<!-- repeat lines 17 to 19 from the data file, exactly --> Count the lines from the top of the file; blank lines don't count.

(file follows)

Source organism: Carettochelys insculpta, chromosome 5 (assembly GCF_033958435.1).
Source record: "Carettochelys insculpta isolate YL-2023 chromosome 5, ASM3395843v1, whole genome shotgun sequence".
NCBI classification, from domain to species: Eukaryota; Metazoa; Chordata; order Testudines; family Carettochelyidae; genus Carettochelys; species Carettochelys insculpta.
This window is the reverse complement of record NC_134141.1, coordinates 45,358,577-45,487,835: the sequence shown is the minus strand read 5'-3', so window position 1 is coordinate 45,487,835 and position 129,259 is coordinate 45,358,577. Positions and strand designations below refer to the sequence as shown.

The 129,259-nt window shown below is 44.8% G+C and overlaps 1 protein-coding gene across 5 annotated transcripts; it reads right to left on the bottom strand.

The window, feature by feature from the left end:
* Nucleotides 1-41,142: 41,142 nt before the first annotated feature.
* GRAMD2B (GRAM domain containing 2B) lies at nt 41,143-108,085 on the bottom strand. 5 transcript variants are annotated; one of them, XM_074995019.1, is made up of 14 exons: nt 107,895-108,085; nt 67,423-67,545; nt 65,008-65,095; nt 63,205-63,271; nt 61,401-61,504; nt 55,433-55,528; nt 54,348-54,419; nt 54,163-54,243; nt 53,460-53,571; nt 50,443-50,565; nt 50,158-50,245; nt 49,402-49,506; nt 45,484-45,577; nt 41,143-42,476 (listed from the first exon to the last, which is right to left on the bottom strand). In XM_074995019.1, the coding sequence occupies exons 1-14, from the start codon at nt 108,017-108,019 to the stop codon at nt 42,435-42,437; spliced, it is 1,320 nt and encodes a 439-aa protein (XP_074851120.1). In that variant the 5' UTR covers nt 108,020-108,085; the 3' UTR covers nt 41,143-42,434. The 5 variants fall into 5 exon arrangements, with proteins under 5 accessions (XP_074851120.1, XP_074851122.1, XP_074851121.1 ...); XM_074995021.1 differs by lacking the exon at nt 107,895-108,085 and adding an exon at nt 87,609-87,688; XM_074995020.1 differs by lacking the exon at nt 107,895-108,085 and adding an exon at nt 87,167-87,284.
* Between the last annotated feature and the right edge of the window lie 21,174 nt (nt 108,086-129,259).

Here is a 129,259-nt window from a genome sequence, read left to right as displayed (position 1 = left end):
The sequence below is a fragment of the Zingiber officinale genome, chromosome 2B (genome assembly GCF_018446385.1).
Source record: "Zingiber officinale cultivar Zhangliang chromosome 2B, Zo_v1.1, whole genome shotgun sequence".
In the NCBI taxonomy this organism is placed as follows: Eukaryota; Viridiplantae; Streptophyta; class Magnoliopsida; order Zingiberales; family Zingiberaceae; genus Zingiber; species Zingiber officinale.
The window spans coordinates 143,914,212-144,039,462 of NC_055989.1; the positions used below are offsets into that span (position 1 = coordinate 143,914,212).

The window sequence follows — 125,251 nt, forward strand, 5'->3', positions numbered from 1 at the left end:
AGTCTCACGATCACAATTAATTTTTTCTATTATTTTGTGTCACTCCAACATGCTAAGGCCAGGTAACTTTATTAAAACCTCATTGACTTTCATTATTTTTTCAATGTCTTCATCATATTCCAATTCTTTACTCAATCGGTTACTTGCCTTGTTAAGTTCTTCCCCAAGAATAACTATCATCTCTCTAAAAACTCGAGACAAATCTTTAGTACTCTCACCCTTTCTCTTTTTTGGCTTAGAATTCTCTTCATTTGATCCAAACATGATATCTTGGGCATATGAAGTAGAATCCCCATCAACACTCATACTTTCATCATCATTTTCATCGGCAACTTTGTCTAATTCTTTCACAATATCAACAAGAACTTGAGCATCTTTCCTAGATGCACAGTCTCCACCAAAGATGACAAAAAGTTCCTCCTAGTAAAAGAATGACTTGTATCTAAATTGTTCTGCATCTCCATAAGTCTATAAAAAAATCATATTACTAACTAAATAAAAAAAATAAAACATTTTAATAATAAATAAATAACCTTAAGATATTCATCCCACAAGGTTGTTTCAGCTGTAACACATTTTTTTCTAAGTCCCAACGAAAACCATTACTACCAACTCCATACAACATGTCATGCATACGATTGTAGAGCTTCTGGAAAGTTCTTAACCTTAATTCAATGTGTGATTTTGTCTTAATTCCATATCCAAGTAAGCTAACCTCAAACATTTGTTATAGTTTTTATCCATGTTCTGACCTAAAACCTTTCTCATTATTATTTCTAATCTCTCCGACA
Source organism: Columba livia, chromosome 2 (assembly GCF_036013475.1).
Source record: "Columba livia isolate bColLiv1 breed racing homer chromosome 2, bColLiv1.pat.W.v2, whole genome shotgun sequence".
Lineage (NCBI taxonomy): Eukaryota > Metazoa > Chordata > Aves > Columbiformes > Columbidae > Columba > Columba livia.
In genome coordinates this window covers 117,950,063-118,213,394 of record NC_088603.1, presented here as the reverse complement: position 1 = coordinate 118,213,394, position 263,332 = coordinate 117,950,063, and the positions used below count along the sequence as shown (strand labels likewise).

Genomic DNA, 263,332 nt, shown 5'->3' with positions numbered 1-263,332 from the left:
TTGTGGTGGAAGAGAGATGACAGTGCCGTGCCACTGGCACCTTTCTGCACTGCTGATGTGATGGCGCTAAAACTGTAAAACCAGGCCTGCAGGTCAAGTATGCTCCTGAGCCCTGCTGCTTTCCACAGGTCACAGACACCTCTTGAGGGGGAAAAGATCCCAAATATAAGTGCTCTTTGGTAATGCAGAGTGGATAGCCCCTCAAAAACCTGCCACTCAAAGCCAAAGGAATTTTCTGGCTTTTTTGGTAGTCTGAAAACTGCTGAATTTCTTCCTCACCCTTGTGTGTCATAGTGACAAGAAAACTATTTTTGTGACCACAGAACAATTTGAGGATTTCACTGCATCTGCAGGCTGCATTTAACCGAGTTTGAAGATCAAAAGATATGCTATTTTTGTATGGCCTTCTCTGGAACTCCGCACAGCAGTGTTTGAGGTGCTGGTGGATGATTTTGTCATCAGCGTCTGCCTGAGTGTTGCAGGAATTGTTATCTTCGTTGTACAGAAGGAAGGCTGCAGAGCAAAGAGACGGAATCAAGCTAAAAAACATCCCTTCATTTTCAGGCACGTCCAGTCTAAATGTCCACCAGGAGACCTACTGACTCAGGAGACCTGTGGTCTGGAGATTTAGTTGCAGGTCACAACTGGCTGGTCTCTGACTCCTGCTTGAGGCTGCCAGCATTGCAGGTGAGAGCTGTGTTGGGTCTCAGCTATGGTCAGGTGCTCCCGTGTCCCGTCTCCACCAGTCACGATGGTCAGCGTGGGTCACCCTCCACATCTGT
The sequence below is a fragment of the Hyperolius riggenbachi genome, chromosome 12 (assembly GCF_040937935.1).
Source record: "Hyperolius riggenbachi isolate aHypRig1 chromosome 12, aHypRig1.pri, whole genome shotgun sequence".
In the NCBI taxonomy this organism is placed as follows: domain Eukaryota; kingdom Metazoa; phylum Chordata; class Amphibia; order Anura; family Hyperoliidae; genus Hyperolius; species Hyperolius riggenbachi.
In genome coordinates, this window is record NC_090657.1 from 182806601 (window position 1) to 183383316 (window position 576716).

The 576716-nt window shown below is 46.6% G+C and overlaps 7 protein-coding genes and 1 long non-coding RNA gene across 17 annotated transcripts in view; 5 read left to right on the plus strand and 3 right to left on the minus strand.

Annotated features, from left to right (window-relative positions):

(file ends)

Source organism: Columba livia, chromosome 2 (assembly GCF_036013475.1).
Source record: "Columba livia isolate bColLiv1 breed racing homer chromosome 2, bColLiv1.pat.W.v2, whole genome shotgun sequence".
Lineage (NCBI taxonomy): Eukaryota > Metazoa > Chordata > Aves > Columbiformes > Columbidae > Columba > Columba livia.